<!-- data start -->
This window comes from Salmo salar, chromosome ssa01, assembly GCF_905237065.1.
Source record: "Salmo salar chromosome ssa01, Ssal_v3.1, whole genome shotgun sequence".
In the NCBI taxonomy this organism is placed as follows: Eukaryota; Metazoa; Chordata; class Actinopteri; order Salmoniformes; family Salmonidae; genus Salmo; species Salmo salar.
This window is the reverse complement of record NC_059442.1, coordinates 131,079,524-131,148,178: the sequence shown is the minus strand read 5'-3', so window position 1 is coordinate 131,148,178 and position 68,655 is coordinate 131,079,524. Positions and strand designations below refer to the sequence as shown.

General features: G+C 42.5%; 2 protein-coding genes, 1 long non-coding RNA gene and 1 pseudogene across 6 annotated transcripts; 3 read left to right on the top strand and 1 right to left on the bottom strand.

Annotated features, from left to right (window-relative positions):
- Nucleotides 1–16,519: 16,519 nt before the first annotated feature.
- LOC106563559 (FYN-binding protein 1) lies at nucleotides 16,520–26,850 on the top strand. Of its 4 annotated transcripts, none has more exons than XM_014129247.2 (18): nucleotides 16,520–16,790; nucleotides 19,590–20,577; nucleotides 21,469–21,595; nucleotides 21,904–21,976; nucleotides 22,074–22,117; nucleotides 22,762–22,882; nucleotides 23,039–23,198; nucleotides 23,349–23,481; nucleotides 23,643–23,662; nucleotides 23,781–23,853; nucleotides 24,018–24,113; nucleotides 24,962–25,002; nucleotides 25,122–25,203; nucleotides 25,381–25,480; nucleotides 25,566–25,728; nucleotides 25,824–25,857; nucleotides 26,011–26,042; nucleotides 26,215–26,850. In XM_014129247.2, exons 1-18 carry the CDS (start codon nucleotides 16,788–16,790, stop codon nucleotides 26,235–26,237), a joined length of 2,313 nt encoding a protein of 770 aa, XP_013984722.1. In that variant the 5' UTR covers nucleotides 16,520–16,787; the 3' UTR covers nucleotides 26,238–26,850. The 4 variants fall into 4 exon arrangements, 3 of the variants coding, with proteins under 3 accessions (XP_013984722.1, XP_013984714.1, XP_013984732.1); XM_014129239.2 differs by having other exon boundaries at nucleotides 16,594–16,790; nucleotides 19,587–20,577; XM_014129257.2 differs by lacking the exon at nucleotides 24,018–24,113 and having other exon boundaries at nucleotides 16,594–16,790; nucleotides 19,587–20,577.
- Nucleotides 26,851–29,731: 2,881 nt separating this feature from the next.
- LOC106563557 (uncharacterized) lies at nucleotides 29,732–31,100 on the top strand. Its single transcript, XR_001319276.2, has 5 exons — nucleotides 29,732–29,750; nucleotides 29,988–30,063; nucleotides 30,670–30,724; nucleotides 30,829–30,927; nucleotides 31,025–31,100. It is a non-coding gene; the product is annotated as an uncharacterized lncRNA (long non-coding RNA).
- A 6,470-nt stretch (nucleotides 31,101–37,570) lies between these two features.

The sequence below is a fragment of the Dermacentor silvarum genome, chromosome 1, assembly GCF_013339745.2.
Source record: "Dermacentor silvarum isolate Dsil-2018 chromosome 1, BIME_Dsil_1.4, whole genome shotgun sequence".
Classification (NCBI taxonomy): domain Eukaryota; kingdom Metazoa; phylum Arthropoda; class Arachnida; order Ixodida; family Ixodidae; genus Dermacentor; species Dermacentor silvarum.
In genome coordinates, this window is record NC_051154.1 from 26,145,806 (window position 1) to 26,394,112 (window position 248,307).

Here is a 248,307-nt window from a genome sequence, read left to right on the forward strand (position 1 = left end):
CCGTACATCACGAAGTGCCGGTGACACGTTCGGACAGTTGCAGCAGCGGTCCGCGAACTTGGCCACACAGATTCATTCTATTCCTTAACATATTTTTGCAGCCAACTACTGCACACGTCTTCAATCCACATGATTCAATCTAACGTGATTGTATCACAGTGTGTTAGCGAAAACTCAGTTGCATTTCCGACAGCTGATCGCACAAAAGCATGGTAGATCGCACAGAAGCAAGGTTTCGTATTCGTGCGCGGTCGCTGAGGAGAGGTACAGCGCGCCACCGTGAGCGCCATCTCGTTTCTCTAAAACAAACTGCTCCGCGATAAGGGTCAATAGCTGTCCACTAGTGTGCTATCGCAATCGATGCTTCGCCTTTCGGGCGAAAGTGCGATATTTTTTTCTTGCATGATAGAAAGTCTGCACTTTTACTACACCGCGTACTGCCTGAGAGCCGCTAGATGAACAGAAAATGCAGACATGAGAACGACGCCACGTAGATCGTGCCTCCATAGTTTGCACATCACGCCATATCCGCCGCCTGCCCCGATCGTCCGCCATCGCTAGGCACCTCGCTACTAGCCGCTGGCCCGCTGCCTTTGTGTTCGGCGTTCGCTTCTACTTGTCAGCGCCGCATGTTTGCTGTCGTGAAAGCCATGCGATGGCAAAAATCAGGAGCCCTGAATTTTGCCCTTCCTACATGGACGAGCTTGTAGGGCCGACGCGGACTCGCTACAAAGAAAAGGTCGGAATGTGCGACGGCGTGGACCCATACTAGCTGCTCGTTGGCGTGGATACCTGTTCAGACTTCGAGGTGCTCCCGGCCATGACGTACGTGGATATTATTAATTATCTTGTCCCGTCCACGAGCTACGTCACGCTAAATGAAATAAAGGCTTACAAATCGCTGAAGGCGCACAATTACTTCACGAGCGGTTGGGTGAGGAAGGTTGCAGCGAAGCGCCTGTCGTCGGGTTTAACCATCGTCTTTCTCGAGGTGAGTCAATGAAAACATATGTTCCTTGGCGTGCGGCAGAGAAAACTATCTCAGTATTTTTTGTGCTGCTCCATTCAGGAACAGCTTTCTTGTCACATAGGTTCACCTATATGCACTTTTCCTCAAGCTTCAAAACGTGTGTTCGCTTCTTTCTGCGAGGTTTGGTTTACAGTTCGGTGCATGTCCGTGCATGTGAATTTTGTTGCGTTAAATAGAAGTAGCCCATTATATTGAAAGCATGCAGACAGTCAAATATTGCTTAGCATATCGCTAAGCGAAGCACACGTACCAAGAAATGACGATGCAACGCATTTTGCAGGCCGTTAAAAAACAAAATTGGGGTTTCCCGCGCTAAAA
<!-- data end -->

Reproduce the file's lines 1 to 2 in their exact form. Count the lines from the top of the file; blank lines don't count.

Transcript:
This window comes from Salmo salar, chromosome ssa01, assembly GCF_905237065.1.
Source record: "Salmo salar chromosome ssa01, Ssal_v3.1, whole genome shotgun sequence".